Oklahoma quarterback Baker Mayfield has taken responsibility for his February arrest, and doesn't want any of the other off-field issues the Sooners have been experiencing to impact the public's opinion of the coaches.
"They're not letting anything slip," Mayfield said, via ESPN.com. "That's not something Coach (Bob) Stoops or anyone on his staff would ever let anybody let that slip. He's always done his job well, and we have to do ours. They bring us here for a reason, and we have to rise up to the occasion and do that."
Mayfield was arrested in February on charges ofcharges of public intoxication, disorderly conduct and fleeing and resisting arrest; he has pleaded not guilty to those counts. Freshman quarterback Chris Robison and walk-on defensive back Ronnie LaRue were arrested on public intoxication charges Sunday morning, hours after the Sooners' spring game.
"I think people have let it slip a little bit and gotten a little lackadaisical about all the off-the-field stuff," said Mayfield. "I think it can be said that I might have set a bad example first, but we all know there's a higher standard here —not just being quarterbacks, but at the University of Oklahoma. There's a tradition here at Oklahoma that compares to no other.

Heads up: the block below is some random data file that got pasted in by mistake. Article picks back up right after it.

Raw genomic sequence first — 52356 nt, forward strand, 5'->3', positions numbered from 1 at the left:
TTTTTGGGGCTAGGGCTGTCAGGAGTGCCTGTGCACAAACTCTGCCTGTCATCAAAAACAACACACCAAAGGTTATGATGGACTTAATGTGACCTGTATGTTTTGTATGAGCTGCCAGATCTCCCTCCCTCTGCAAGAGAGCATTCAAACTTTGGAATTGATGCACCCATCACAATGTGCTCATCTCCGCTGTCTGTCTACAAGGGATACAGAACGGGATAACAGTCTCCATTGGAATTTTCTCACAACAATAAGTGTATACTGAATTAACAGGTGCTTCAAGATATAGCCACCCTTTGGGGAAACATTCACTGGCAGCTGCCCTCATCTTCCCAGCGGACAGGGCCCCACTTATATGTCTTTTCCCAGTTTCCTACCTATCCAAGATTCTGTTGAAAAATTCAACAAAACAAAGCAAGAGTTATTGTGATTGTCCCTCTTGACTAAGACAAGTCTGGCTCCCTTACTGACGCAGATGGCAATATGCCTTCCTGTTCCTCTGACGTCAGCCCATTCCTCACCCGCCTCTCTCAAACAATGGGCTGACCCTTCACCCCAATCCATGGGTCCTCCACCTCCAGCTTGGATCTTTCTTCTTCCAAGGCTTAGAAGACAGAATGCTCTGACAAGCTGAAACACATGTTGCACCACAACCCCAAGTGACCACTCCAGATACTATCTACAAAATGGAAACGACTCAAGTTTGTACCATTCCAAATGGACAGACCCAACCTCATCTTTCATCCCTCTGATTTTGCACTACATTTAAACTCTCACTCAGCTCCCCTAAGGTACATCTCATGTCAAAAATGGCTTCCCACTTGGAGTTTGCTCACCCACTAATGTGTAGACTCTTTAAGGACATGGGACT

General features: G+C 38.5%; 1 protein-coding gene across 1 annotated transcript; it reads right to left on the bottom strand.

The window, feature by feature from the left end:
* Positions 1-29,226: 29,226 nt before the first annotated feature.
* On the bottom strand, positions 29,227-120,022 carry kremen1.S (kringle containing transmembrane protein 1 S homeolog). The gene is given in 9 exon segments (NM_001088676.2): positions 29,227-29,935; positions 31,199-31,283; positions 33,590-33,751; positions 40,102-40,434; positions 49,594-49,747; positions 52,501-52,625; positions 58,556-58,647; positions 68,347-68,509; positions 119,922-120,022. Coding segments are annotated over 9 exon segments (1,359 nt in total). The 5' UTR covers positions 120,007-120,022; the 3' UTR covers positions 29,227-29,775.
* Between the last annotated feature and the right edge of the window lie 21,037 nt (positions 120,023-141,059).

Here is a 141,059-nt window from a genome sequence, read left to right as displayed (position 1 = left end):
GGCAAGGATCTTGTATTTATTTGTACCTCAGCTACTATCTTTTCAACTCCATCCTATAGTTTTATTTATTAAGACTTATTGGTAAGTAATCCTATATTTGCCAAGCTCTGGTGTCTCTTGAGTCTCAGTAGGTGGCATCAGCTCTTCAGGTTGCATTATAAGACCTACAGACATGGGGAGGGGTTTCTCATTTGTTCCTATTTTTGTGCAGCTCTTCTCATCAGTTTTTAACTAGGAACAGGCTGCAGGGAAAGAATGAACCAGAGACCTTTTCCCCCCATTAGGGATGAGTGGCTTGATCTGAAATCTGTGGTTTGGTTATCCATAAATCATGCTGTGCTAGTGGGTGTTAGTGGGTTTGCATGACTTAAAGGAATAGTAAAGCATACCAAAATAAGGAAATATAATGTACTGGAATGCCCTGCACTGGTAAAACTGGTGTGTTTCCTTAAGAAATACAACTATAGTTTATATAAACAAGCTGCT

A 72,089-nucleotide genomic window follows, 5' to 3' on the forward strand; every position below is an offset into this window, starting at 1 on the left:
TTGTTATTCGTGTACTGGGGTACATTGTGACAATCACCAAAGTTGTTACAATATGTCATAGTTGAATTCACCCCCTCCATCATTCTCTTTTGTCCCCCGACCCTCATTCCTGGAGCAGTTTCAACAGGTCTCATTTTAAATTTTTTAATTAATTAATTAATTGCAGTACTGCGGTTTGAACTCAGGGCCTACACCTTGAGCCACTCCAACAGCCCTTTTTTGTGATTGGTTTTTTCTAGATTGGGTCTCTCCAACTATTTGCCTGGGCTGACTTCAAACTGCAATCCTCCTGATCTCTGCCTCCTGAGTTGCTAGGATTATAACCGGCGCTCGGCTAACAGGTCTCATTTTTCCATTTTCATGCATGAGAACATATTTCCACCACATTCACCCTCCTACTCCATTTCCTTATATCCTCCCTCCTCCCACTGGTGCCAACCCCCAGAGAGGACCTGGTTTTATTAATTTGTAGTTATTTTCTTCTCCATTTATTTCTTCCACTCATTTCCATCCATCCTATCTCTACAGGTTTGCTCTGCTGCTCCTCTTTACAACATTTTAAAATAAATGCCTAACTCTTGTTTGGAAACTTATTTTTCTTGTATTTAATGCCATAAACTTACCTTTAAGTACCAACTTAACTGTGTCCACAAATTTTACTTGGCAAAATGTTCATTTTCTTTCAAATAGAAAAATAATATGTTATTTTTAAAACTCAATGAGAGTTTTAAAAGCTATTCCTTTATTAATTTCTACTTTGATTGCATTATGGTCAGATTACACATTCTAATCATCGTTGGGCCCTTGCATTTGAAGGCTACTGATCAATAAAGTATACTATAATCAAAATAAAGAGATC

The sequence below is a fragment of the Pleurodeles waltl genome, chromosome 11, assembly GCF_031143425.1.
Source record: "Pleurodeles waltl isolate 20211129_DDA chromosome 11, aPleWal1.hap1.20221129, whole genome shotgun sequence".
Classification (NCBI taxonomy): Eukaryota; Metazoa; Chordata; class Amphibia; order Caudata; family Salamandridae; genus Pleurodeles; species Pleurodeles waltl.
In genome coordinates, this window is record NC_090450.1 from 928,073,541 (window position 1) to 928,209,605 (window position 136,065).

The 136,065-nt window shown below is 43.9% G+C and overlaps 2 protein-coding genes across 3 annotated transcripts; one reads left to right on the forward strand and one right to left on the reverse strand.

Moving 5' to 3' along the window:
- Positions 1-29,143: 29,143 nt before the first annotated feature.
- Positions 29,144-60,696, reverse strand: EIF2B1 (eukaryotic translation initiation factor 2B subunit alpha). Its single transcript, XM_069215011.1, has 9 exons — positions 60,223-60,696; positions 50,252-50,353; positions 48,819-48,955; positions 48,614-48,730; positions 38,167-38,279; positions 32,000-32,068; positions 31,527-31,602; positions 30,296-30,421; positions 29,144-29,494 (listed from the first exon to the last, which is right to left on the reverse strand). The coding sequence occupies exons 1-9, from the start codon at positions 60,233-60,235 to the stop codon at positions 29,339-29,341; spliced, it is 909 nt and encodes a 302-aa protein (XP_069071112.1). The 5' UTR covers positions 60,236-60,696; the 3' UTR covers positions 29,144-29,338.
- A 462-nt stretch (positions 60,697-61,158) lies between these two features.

"We've got to realize that expectation and those standards and rise up to it and be the ones that everybody looks at in every single situation. We've got to be accountable and let everybody know that we have the responsibility and they can look up to us no matter what."
Former Sooners running back Joe Mixon also received negative attention in December, when a video emerged from July 2014 of him punching a woman at a local deli. Even though he was suspended for a season after the initial incident, the brutal video prompted many to criticize Stoops for not dismissing Mixon from the team.